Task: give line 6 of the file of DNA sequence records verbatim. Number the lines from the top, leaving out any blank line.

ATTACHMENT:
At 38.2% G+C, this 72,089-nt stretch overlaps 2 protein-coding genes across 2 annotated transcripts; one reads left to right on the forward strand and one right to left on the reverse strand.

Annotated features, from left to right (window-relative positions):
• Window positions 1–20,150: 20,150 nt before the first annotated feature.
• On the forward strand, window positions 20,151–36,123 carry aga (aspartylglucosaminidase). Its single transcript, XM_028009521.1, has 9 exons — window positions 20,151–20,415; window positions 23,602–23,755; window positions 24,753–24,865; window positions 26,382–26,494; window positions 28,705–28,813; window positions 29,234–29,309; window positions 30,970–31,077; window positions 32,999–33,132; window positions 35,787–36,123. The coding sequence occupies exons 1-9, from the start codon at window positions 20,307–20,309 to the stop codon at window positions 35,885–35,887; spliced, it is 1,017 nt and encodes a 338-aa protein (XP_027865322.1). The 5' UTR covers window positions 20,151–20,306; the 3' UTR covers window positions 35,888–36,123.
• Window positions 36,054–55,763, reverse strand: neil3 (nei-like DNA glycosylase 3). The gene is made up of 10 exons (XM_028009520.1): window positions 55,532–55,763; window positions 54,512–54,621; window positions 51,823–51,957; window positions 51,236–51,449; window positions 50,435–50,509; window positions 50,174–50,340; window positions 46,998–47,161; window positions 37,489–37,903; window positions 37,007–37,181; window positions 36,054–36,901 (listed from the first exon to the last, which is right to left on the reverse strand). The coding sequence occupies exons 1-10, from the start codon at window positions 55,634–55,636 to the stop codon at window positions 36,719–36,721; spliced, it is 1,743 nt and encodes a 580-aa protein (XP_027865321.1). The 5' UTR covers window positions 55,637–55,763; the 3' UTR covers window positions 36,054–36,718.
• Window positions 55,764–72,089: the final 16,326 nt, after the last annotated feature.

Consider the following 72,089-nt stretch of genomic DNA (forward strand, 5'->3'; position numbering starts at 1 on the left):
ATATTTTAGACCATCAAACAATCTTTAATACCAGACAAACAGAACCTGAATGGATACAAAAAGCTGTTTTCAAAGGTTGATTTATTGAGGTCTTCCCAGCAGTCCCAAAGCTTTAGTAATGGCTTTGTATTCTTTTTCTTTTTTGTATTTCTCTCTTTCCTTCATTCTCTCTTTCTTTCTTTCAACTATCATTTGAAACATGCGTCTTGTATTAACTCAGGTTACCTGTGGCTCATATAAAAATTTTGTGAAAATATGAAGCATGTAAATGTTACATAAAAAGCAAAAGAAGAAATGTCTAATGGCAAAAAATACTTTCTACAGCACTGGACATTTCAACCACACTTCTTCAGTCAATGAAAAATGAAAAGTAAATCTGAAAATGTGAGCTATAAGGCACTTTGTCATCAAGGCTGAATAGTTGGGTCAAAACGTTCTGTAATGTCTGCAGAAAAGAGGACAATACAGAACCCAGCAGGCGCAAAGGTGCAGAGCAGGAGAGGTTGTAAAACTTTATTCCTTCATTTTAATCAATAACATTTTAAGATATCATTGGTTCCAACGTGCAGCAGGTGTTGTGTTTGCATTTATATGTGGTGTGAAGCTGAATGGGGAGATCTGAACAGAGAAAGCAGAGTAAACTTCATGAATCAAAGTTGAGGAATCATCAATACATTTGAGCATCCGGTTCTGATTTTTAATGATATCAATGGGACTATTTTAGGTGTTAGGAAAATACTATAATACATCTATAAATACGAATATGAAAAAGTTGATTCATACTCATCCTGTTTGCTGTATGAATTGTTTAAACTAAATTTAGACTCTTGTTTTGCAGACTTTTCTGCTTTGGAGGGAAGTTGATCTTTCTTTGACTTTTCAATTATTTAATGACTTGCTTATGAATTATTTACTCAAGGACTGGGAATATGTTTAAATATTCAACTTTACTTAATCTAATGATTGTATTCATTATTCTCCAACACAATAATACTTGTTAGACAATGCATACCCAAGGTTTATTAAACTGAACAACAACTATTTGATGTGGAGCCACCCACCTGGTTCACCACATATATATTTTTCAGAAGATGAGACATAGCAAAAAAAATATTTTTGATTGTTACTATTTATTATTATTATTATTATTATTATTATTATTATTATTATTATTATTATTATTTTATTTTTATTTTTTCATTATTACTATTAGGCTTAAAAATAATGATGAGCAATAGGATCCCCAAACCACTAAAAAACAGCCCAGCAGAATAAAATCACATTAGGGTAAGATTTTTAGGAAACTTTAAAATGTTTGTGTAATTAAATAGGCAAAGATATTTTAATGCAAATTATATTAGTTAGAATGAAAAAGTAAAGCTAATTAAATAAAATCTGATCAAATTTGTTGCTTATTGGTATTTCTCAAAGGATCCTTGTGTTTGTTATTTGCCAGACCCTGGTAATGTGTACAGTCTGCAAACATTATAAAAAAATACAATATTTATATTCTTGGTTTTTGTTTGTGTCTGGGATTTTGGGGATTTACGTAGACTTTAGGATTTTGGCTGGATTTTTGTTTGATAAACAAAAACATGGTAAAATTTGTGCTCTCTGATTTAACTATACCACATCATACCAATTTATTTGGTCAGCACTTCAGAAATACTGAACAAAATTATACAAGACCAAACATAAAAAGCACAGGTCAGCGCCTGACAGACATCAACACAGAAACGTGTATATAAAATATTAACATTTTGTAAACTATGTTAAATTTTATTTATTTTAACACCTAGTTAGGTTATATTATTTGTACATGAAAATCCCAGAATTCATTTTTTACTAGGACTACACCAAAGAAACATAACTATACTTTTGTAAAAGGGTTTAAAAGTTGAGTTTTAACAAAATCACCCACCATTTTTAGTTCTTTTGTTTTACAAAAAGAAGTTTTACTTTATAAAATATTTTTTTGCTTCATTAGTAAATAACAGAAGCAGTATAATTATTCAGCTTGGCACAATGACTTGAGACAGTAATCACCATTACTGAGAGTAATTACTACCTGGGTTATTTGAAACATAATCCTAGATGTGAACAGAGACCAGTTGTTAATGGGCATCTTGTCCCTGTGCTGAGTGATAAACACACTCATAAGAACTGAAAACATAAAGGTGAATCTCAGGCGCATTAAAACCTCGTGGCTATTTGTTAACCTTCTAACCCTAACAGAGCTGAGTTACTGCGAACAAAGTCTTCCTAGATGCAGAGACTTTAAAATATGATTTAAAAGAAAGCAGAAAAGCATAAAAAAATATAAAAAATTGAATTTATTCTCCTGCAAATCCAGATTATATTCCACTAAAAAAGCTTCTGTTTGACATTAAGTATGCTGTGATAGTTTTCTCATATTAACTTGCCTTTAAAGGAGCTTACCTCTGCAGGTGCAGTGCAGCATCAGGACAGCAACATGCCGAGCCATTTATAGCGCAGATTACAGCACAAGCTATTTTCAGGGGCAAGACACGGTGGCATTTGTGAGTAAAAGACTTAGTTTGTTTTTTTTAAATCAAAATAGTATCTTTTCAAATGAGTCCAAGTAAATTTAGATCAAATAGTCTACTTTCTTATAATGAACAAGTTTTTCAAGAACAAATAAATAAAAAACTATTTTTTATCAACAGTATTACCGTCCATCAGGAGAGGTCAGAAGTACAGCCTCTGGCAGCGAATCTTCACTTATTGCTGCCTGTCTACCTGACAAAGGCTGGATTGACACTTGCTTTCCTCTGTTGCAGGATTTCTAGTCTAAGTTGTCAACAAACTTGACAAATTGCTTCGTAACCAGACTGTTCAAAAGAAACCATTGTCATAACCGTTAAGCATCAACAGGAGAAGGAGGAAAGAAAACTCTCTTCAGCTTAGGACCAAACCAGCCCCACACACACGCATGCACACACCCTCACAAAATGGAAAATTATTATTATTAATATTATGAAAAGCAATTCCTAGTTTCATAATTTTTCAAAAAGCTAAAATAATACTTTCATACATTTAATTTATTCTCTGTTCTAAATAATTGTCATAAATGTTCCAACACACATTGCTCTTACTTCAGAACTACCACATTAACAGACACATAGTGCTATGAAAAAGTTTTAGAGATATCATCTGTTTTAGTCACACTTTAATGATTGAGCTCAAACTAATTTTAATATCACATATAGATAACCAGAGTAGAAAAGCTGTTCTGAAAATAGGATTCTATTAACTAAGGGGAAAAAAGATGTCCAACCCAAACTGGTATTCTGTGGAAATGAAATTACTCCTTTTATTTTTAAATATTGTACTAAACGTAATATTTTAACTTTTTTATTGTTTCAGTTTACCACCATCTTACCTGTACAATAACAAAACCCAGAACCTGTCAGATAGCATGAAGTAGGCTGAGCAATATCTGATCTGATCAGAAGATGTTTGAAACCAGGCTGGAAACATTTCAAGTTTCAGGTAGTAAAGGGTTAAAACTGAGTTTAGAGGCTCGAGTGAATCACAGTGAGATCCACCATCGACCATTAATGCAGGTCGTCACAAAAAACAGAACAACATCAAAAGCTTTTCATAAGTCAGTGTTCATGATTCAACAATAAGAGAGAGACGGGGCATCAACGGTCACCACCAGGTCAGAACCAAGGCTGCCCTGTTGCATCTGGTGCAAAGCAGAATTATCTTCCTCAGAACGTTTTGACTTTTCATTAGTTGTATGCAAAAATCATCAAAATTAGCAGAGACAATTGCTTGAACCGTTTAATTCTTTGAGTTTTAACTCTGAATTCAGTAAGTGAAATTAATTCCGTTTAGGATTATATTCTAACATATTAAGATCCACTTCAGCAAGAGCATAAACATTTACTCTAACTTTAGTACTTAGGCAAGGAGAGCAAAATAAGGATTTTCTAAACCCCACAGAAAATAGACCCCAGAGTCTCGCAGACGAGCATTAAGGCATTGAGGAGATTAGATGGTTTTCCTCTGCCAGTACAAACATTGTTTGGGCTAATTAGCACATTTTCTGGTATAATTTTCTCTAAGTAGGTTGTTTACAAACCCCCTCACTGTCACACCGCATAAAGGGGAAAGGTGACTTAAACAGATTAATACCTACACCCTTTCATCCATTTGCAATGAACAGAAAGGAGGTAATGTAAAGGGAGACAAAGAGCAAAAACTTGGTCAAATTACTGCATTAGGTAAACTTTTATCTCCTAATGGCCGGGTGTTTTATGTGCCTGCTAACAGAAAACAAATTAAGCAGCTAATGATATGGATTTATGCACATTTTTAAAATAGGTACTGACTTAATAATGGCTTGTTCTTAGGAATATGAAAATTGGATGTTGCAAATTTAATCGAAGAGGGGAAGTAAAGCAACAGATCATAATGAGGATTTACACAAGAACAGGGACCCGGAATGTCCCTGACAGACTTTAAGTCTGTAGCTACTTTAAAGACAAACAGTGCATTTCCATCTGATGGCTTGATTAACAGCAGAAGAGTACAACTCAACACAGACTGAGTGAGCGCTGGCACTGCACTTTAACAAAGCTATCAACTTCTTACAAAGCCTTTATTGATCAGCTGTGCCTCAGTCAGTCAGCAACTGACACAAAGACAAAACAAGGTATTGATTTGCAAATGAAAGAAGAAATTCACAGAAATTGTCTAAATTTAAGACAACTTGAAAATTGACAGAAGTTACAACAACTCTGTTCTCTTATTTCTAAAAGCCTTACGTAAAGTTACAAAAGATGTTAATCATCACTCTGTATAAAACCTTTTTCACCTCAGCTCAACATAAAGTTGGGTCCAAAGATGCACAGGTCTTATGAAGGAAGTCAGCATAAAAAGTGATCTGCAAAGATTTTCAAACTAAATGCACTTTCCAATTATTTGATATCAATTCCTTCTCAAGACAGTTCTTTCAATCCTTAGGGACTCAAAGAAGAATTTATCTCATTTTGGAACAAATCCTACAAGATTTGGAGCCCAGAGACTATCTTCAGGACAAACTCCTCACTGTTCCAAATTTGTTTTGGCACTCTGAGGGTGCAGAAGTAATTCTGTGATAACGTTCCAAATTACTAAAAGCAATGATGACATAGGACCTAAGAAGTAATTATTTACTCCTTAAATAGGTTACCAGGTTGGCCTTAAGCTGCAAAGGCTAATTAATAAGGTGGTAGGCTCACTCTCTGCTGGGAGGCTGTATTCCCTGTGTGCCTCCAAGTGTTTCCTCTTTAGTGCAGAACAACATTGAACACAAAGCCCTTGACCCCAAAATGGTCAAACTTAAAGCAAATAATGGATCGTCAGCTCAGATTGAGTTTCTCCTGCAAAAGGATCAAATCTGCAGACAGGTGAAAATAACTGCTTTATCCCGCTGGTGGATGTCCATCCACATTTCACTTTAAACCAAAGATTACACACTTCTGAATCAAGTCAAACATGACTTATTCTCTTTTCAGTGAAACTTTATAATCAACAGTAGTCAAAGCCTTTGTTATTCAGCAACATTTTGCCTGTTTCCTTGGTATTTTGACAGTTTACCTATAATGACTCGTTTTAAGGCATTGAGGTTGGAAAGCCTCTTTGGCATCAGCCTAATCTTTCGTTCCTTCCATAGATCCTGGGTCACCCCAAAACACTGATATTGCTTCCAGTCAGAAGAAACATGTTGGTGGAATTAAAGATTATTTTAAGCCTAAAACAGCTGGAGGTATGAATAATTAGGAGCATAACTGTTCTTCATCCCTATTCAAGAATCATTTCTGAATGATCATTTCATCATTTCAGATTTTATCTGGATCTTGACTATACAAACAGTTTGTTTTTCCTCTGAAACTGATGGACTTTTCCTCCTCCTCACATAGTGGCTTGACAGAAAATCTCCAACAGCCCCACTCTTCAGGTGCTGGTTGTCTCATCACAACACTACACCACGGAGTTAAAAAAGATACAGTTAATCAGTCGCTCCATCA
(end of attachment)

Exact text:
• Window positions 55,764–72,089: the final 16,326 nt, after the last annotated feature.